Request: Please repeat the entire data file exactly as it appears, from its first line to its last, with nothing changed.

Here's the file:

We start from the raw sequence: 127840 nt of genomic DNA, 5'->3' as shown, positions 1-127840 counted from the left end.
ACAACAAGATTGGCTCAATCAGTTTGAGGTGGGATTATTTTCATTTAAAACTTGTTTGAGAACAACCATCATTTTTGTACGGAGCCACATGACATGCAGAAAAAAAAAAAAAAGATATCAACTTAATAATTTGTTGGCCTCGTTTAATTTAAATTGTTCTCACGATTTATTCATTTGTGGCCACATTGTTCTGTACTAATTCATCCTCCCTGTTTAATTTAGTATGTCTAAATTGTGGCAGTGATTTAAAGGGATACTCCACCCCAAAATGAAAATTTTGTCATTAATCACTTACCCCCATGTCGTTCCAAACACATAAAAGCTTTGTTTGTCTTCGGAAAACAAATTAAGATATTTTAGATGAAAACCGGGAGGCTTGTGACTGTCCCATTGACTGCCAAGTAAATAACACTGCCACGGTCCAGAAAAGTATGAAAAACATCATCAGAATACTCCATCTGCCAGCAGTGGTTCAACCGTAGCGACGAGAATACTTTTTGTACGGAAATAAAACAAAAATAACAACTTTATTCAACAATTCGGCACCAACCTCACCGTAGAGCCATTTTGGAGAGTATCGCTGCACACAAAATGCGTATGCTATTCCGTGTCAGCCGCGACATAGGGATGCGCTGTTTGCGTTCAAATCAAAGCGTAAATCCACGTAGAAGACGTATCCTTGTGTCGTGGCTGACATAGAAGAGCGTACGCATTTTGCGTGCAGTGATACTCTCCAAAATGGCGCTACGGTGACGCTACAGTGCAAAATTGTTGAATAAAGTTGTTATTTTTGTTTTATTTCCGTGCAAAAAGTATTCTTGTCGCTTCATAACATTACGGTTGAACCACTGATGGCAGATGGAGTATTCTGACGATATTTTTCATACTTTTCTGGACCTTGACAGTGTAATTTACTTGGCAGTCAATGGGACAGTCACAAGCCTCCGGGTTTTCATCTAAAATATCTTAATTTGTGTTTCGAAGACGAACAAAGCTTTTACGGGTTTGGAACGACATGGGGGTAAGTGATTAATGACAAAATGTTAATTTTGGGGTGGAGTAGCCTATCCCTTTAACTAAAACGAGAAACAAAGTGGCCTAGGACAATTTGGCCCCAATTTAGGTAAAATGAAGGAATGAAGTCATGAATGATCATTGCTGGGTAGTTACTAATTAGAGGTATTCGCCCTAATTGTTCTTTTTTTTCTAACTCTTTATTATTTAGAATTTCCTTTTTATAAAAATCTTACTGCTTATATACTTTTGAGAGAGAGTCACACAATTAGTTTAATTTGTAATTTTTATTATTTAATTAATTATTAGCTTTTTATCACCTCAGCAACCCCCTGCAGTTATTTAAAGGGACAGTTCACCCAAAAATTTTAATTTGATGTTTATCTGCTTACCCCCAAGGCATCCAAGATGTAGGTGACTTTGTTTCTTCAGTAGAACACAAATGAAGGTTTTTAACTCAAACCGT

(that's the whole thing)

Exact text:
We start from the raw sequence: 127840 nt of genomic DNA, 5'->3' as shown, positions 1-127840 counted from the left end.
ACAACAAGATTGGCTCAATCAGTTTGAGGTGGGATTATTTTCATTTAAAACTTGTTTGAGAACAACCATCATTTTTGTACGGAGCCACATGACATGCAGAAAAAAAAAAAAAAGATATCAACTTAATAATTTGTTGGCCTCGTTTAATTTAAATTGTTCTCACGATTTATTCATTTGTGGCCACATTGTTCTGTACTAATTCATCCTCCCTGTTTAATTTAGTATGTCTAAATTGTGGCAGTGATTTAAAGGGATACTCCACCCCAAAATGAAAATTTTGTCATTAATCACTTACCCCCATGTCGTTCCAAACACATAAAAGCTTTGTTTGTCTTCGGAAAACAAATTAAGATATTTTAGATGAAAACCGGGAGGCTTGTGACTGTCCCATTGACTGCCAAGTAAATAACACTGCCACGGTCCAGAAAAGTATGAAAAACATCATCAGAATACTCCATCTGCCAGCAGTGGTTCAACCGTAGCGACGAGAATACTTTTTGTACGGAAATAAAACAAAAATAACAACTTTATTCAACAATTCGGCACCAACCTCACCGTAGAGCCATTTTGGAGAGTATCGCTGCACACAAAATGCGTATGCTATTCCGTGTCAGCCGCGACATAGGGATGCGCTGTTTGCGTTCAAATCAAAGCGTAAATCCACGTAGAAGACGTATCCTTGTGTCGTGGCTGACATAGAAGAGCGTACGCATTTTGCGTGCAGTGATACTCTCCAAAATGGCGCTACGGTGACGCTACAGTGCAAAATTGTTGAATAAAGTTGTTATTTTTGTTTTATTTCCGTGCAAAAAGTATTCTTGTCGCTTCATAACATTACGGTTGAACCACTGATGGCAGATGGAGTATTCTGACGATATTTTTCATACTTTTCTGGACCTTGACAGTGTAATTTACTTGGCAGTCAATGGGACAGTCACAAGCCTCCGGGTTTTCATCTAAAATATCTTAATTTGTGTTTCGAAGACGAACAAAGCTTTTACGGGTTTGGAACGACATGGGGGTAAGTGATTAATGACAAAATGTTAATTTTGGGGTGGAGTAGCCTATCCCTTTAACTAAAACGAGAAACAAAGTGGCCTAGGACAATTTGGCCCCAATTTAGGTAAAATGAAGGAATGAAGTCATGAATGATCATTGCTGGGTAGTTACTAATTAGAGGTATTCGCCCTAATTGTTCTTTTTTTTCTAACTCTTTATTATTTAGAATTTCCTTTTTATAAAAATCTTACTGCTTATATACTTTTGAGAGAGAGTCACACAATTAGTTTAATTTGTAATTTTTATTATTTAATTAATTATTAGCTTTTTATCACCTCAGCAACCCCCTGCAGTTATTTAAAGGGACAGTTCACCCAAAAATTTTAATTTGATGTTTATCTGCTTACCCCCAAGGCATCCAAGATGTAGGTGACTTTGTTTCTTCAGTAGAACACAAATGAAGGTTTTTAACTCAAACCGT